Saturday, October 23, 2010

RuneQuest II vs D&D

In a lot of ways RuneQuest and D&D are similar. However, everything works better in RuneQuest. Such as:
  • RuneQuest uses skills whenever a character attempts to do anything. e.g., singing, thieving, shooting, casting, etc. Skills all work in the same way and they all make sense. No base attack bonuses, saving throws, ability score checks, synergy, obscure exceptions, etc.
  • There are no classes in RuneQuest. If you want to create a thief, you devote skills that are useful to thieving (sleight, stealth, evade, disguise). If want a cleric (or healer), you devote skills and magic to healing. If you want to create a unique character, combine unrelated skills and spells.
  • D&D is full of redundancy. e.g., Cure Light Wounds, Cure Moderate Wounds, Cure Serious Wounds, Cure Critical Wounds, etc. In RuneQuest, there is just "Heal," the caster can increase the amount of healing as they improve their magical ability.
  • RuneQuest combat is more than just spatial, it is temporal too. Timing is key. This gives a whole new tactical layer to the combat that is missing from D&D.
  • Combat is a lot more deadly in RuneQuest. Fights don't go on and on like they do in D&D.
  • There is locational damage in RuneQuest (head, arms, chest, etc.)
  • Hit Points don't increase over time in RuneQuest. i.e., you don't miraculously become more resilient to pain.
  • There is no alignment in RuneQuest. You define your morality rather than fitting into an obscure and confusing category. (What the hell is Chaotic Neutral suppose to mean?)
  • In RuneQuest, armour works like one imagines it would. There is no weird abstraction (i.e., Armour Class). There are armour points that apply to parts of the body. If you are wounded, you subtract the armour points from the damage dealt. e.g., a Broo does 6 damage to the left arm. Leather armour on the left arm has 2 armour points. 6 - 2 = 4 damage. Simple and logical.
  • There are no levels in RuneQuest. At a particular juncture, players are rewarded with improvement points that they can use to improve skills or characteristics. There is no endlessly waiting until your character finally goes up a level. Beautiful.
  • RuneQuest doesn't have the utterly frustrating Vancian magic system. Okay, not entirely true, divine magic uses a Vancian system, but sorcery and common magic doesn't.
  • Skill checks are slightly simpler and require less tedious communication in RuneQuest. In D&D, the player rolls and applies bonuses (e.g., 1D20 + 5) and compares it with a number supplied by the Dungeon Master (e.g., need 17 or above). In RuneQuest, the player will generally already know the chance of success (e.g., 68% chance) and can just roll and declare the result (critical success, success, failure or fumble). This is a subtle difference, but it saves constantly needing to ask "What's the number I need?" or "Did I succeed?" It puts slightly more power on to the player. This a good thing.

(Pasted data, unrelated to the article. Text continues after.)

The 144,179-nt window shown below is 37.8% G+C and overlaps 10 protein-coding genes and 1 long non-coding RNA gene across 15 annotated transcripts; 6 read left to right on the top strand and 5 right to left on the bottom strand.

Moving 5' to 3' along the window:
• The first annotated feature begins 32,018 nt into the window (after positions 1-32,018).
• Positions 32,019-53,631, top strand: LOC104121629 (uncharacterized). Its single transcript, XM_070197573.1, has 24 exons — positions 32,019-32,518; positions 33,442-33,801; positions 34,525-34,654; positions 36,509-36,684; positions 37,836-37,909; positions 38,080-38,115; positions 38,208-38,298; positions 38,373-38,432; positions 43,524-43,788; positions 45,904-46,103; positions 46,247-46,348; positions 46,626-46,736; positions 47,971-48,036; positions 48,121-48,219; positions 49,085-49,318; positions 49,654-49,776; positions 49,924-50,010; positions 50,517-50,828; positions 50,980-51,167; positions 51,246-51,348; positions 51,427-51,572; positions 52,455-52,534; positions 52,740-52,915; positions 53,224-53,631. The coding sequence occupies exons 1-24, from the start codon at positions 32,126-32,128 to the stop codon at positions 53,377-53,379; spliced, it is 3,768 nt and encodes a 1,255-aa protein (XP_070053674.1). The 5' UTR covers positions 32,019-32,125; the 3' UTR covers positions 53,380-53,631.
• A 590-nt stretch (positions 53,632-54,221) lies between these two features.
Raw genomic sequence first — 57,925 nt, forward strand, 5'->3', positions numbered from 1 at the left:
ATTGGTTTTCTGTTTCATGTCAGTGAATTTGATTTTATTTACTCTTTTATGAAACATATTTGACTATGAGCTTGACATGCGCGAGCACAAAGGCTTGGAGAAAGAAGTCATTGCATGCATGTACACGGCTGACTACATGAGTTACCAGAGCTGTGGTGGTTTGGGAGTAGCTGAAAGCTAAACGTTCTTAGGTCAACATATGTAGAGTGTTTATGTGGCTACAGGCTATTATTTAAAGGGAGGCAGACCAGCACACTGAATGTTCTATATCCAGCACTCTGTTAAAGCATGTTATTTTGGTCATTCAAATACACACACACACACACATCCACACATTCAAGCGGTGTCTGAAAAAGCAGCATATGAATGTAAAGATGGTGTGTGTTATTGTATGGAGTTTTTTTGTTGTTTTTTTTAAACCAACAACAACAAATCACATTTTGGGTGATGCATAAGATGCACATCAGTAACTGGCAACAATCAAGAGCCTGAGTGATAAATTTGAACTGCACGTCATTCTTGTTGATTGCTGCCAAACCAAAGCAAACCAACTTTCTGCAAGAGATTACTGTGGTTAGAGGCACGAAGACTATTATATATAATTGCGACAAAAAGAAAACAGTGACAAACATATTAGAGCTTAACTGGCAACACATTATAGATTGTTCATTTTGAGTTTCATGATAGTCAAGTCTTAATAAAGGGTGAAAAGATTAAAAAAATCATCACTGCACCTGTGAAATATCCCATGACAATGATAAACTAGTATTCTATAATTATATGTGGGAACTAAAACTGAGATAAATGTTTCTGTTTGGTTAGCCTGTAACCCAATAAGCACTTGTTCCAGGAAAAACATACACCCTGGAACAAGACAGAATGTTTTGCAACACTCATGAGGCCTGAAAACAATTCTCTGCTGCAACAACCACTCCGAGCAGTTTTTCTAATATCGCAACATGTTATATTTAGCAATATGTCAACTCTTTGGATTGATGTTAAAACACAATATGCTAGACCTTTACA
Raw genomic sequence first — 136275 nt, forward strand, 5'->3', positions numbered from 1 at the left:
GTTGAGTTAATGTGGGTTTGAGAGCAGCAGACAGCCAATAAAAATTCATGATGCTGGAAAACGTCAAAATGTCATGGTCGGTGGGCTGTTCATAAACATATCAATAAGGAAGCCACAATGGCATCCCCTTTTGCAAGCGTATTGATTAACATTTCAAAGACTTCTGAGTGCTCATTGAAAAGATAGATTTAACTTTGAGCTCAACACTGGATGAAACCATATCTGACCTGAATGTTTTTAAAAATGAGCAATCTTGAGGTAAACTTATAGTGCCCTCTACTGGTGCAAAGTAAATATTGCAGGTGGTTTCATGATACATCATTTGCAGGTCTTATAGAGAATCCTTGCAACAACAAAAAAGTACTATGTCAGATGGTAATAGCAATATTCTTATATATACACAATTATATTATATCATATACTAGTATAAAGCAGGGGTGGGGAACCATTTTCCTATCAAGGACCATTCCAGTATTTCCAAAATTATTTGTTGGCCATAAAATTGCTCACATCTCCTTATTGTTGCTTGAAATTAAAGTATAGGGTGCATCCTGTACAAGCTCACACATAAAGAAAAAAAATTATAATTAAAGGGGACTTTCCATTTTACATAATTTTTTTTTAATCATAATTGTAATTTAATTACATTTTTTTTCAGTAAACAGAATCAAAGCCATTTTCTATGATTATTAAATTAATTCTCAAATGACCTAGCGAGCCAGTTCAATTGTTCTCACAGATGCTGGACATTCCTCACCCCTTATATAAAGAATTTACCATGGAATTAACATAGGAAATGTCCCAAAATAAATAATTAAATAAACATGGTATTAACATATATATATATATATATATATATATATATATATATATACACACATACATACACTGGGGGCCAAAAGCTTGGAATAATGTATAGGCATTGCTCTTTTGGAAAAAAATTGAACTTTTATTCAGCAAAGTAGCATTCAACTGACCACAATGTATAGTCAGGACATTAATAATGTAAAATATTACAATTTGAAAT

• Since 2000, D&D editions have been advocating the use of miniatures in combat. They even have special rules that apply best with miniatures (attacks of opportunity, movement rules to get past other characters/pieces, etc.) There is nothing wrong with using miniatures. However, one must be careful because miniatures reduce the luscious 3D environment of an imagined scene to a grided 2D battlemap with right-angles. On a battlemap it's difficult to visualise attacks from above (balustrades, trees, fly-by attacks) and below (burrowing creatures or a chasm traversed by a suspension-bridge). You can't see sloping or uneven ground. Stairs and various forms of cover (walls, bushes and tables) are often difficult to represent. Your imagination can handle all of this better than a battlemap. RuneQuest has a cinematic feel with not a single mention of miniatures or battlemaps. All of those environments mentioned above are easily supported by the RuneQuest game system. D&D can do it too, but it struggles.
  • With D&D and D20 games in general, it takes a bit of thinking to figure out your probability of success. E.g., you require 23+ for success and roll 1d20+8. You have to do a bit of maths to figure out the chance of success. It's more transparent in RuneQuest, everything uses percentiles, e.g. 25% chance.
  • Even though ability scores (or characteristics) are created the same way in both games (i.e., 3d6 or 4d6, drop the lowest, etc.) they're actually used in RuneQuest. In D&D, you roll the scores, derive a "modifier," and never use the score again, for anything. This "modifier" is used as proxy for everything. The obvious question is, why bother with ability scores at all? Just roll for the modifier instead. Ability scores in D&D are just one more number that you don't use. In RuneQuest, the scores themselves are used as a basis for basically everything.


  1. Bloody totally agree with everything - God, I detest D & D....

  2. Thanks for the pro-RQ review. I enjoyed this thoroughly! ;)

  3. Tried RQ and RQII both I found lacking but no doubt after the way D&D was slagged off in this topic no doubt so will I for my honesty, hey to each to their own.

  4. Hey darkharbenger. I don't know why I'd slag you off, you didn't really say anything. Do you have a reason why you don't like RQ?

    I would agree with you, however. I find RQ lacking (see later posts). In fact, I'd never play D&D or RQ again. I think I'll freeform all my RPG sessions from now on.